External forces — from climate change to shifts in generational expectations — are causing businesses to take a hard look at the sustainability of their supply chains, and procurement organizations are uniquely positioned to effect environmental and financial change for the greater good, speakers said at Procurious’ 2018 Big Ideas Summit on Thursday in Chicago. In presentations from leading procurement professionals and supporting technology providers, speakers encouraged attendees to reconsider what was possible in the supply chain, including common misconceptions about sustainability.

Why Procurement Must Prepare Today to Use Cognitive Software in 2050: Insights from LevaData’s 2018 Cognitive Sourcing Summit

digital

Just as it’s unlikely that most people will be regularly using self-driving cars any time before 30 years from now, procurement is probably not going to be widely using AI-based “cognitive” software within the next five or even 10 years. But that doesn’t mean organizations should sit around waiting for the technology to come to them. The talent, technology and operational strategies procurement leaders choose today will determine whether or not they are capable of using artificial intelligence-based software in the future. In fact, failing to prepare for the use of cognitive technology today could mean procurement is unable to use those tools even when they have become widely adopted, putting the business far behind its digitally mature competitors.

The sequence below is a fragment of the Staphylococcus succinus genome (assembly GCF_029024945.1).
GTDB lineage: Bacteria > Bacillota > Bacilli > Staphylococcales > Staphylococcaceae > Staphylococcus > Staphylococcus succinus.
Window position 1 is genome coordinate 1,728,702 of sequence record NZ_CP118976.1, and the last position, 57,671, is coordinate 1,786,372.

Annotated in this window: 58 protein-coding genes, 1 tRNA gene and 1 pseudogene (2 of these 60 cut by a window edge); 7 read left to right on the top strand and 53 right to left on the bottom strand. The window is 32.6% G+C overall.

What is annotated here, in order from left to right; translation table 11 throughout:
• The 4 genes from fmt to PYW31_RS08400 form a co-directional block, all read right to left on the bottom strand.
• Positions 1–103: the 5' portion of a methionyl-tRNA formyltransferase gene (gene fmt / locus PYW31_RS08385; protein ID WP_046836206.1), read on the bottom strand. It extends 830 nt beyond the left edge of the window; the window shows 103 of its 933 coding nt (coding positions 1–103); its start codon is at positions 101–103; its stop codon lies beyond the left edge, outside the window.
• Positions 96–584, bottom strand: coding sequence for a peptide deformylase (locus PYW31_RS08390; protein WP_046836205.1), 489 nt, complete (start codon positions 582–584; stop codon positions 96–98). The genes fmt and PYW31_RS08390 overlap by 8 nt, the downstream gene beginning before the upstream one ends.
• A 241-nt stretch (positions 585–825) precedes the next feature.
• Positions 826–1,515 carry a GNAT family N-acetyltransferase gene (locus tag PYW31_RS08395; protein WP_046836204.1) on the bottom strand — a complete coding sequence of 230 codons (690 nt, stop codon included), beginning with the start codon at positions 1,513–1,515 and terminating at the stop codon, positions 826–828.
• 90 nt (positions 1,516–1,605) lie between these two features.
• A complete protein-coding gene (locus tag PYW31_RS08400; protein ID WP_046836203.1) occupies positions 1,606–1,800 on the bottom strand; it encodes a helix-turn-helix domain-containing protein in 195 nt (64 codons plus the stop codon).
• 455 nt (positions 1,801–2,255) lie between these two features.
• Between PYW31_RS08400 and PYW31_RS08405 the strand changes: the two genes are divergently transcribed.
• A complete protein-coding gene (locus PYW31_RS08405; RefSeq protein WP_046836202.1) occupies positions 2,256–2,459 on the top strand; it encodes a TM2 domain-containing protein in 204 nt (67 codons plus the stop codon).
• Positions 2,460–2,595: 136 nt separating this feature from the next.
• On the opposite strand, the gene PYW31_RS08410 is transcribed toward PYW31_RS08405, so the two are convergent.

Debunking the Myths of Optical Character Recognition: What It Is and How It Affects Accounts Payable

e-invoicing

Spend Matters welcomes this guest post from Justin Holden, vice president of sales, Yooz North America.

OCR: Another one of those technical buzzwords that we’re hearing a lot about these days. It’s of particular interest in fintech (another new buzzword that stands for “financial technology”) and even more specifically in accounts payable. But what is it? More important, what isn’t it? And how does it make a difference in the accounts payable (AP) workflow?

Forging a Cognitive Future for Procurement: LevaData Kicks Off Second Annual Cognitive Sourcing Summit

platform

Spend Matters is on the ground in Santa Clara, California, today for the 2018 Cognitive Sourcing Summit. Hosted by LevaData, an emerging provider of e-sourcing software, the event, now in its second year, brings together leading procurement professionals to examine trends in strategic sourcing, with an emphasis on how artificial intelligence and machine learning are changing the way organizations approach this foundational process. While LevaData plans to expand upon several of the themes it first explored at its inaugural Congnitive Sourcing Summit, in October 2017, we will also be looking to hear about the latest updates to the vendor’s platform, as well as the results of some relevant research about procurement’s readiness to effectively use AI-powered technology.